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Archive for September 6th, 2007

A Picture of the Multicore Crisis

Posted by Bob Warfield on September 6, 2007

I’ve written that most people Have Already Encountered the Multicore Crisis But Just Didn’t Realize It.  Now I thought I would post a chart that shows graphically how the crisis has been here for longer than people might suppose:

Clock Speed Timeline

The Multicore Crisis has to do with a shift in the behavior of Moore’s Law.  The law basically says that we can expect to double the number of transistors on a chip every 18-24 months.  For a long time, it meant that clock speeds, and hence the ability of the chip to run the same program faster, would also double along the same timeline.  This was a fabulous thing for software makers and hardware makers alike.  Software makers could write relatively bloated software (we’ve all complained at Microsoft for that!) and be secure in the knowledge that by the time they finished it and had it on the market for a short while, computers would be twice as fast anyway.  Hardware makers loved it because with machines getting so much faster so quickly people always had a good reason to buy new hardware.

Alas this trend has ground to a halt!  It’s easy to see from the chart above that relatively little progress has been made since the curve flattens out around 2002.  Here we are 5 years later in 2007.  The 3GHz chips of 2002 should be running at about 24 GHz, but in fact, Intel’s latest Core 2 Extreme is running at about 3 GHz.  Doh!  I hate when this happens!  In fact, Intel made an announcement in 2003 that they were moving away from trying to increase the clock speed and over to adding more cores.  Four cores are available today, and soon there will be 8, 16, 32, or more cores.

What does this mean?  First, Moore’s Law didn’t stop working.  We are still getting twice as many transistors.  The Core 2 now includes 2 complete CPU’s for the price of one!  However, unless you have software that’s capable of taking advantage of this, it will do you no good.  It turns out there is precious little software that benefits if we look at articles such Jeff Atwood’s comparison of 4 core vs 2 core performance.  Blah!  Intel says that software has to start obeying Moore’s Law.  What they mean is software will have to radically change how it is written to exploit all these new cores.  The software factories are going to have to retool, in other words.

With more and more computing moving into the cloud on the twin afterburners of SaaS and Web 2.0, we’re going to see more and more centralized computing built on utility infrastructure using commodity hardware.  That’s means we have to learn to use thousands of these little cores.  Google did it, but only with some pretty radical new tooling.

You’ll see more from me on the multicore topic (you can always click it in the tag cloud on the left), but I did this chart on a lark and thought it showed the problem pretty clearly so I wanted to get a post out.

Related Articles:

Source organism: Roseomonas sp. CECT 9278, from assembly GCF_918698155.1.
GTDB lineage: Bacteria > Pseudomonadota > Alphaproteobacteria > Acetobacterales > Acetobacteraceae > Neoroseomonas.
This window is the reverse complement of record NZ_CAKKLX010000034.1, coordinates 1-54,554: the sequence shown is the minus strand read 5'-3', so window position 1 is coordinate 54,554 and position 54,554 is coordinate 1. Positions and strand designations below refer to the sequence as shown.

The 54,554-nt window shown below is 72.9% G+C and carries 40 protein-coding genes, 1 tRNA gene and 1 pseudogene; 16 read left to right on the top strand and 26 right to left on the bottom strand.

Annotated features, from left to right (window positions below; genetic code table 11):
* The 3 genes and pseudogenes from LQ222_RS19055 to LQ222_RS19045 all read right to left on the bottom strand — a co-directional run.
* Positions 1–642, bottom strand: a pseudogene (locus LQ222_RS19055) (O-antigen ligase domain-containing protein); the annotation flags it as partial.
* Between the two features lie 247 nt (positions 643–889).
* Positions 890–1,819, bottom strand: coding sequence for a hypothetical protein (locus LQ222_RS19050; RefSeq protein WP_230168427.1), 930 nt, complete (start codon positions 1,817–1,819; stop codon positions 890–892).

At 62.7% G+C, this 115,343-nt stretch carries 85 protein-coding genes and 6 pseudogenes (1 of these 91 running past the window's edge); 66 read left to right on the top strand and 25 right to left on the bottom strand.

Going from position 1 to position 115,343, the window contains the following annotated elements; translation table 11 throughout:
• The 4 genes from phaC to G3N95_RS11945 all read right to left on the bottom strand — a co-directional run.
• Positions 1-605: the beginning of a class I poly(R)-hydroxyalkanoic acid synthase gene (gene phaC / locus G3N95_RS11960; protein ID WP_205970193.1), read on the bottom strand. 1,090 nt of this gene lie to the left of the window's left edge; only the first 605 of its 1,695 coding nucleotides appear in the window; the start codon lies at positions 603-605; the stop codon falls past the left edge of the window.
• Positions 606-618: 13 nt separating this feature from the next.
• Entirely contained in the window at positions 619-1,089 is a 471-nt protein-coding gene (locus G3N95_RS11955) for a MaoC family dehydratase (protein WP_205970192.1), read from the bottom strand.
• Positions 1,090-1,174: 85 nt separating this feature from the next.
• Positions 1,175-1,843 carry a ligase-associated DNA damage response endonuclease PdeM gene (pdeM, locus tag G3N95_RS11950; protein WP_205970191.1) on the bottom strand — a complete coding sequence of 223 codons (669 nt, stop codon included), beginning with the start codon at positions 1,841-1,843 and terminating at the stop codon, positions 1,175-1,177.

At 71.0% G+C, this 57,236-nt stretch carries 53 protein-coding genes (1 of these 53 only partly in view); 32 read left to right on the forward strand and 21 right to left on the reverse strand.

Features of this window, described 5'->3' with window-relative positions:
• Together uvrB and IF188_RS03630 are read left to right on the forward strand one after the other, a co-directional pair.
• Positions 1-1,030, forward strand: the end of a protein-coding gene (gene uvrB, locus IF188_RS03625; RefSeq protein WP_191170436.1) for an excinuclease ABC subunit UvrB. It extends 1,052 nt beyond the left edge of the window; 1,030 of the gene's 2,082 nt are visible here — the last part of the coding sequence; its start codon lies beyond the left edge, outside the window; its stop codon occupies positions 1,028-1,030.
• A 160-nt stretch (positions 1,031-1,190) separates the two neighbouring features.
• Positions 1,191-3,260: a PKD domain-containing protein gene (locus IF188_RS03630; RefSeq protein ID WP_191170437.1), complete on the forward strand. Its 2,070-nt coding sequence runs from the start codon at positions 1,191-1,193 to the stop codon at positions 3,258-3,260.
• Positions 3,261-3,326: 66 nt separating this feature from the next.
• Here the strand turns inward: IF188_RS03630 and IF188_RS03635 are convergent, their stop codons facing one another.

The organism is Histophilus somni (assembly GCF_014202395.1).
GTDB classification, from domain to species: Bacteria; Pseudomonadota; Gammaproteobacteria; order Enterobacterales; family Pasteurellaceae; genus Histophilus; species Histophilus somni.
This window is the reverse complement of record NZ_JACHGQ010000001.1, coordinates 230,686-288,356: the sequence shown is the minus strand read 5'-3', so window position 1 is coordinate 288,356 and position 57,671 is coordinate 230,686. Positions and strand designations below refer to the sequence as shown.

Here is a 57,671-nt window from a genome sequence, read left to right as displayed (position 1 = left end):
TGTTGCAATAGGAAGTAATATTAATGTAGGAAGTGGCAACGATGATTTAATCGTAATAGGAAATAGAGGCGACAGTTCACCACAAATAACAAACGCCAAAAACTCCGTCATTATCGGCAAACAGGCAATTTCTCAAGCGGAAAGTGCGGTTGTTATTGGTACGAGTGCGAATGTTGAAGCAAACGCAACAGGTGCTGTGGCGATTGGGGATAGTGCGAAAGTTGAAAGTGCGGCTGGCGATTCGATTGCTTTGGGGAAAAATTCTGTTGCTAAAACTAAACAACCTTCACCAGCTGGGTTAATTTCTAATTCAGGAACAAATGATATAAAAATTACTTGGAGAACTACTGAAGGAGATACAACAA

Multicore Language Timetable

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Posted in grid, multicore, software development | 31 Comments »

Has Google Turned Into Microsoft?

Posted by Bob Warfield on September 6, 2007

I know there is an audience out there that is increasingly concerned with just how much Google dominates the web from the perspective that you can never trust a monopoly, just take a look at Don Dodge or Paul Graham to hear about why Google is the “most dangerous and feared company”.  But this isn’t really what I meant by my question about whether Google has turned into Microsoft.  Rather, I note that their offerings have a lot of the foibles that Microsoft is famous for.

Recently, Google introduced a no-brainer (a “Duh!” feature, as my kids would say) feature by adding search to the Google blog reader.  I’ve used the reader for a long time, and it has always seemed silly to me that I didn’t even have a link to search inside the reader.  I mean, Google is a frickin’ search company and how hard is it to add search anyway?  And why didn’t they even think of this until now?  So finally, we now have a search type in and the results are fed right into the reader.  Eureka!  What a nice thing.  Except, they still didn’t quite get there.  Where’s the button so that if I really like one of the links, I can just add that blog to my list for reading?  And how do I restrict the search to only the most recent posts, something else I often like to do.  Drat!  We’re still not there.  And I ask again, how hard was that anyway? 

This is Internet development fer cryin’ out loud.  And it’s being done at Google fer cryin’ out loud again.  I see zillions of videos from brilliant people who visit Google to speak about all manner of brilliant topics.  I have scores of brilliant friends who went to Google to work on brilliant things with the other brilliant people.  They love the way Google encourages them to work on innovative projects they think of without too much pushing towards specific deliverables.  And yet, the pace of progress seems glacial.   All the while, the natural monopoly and network effects their franchise enjoys keep the growth of Google inexorable.  Shades of Microsoft.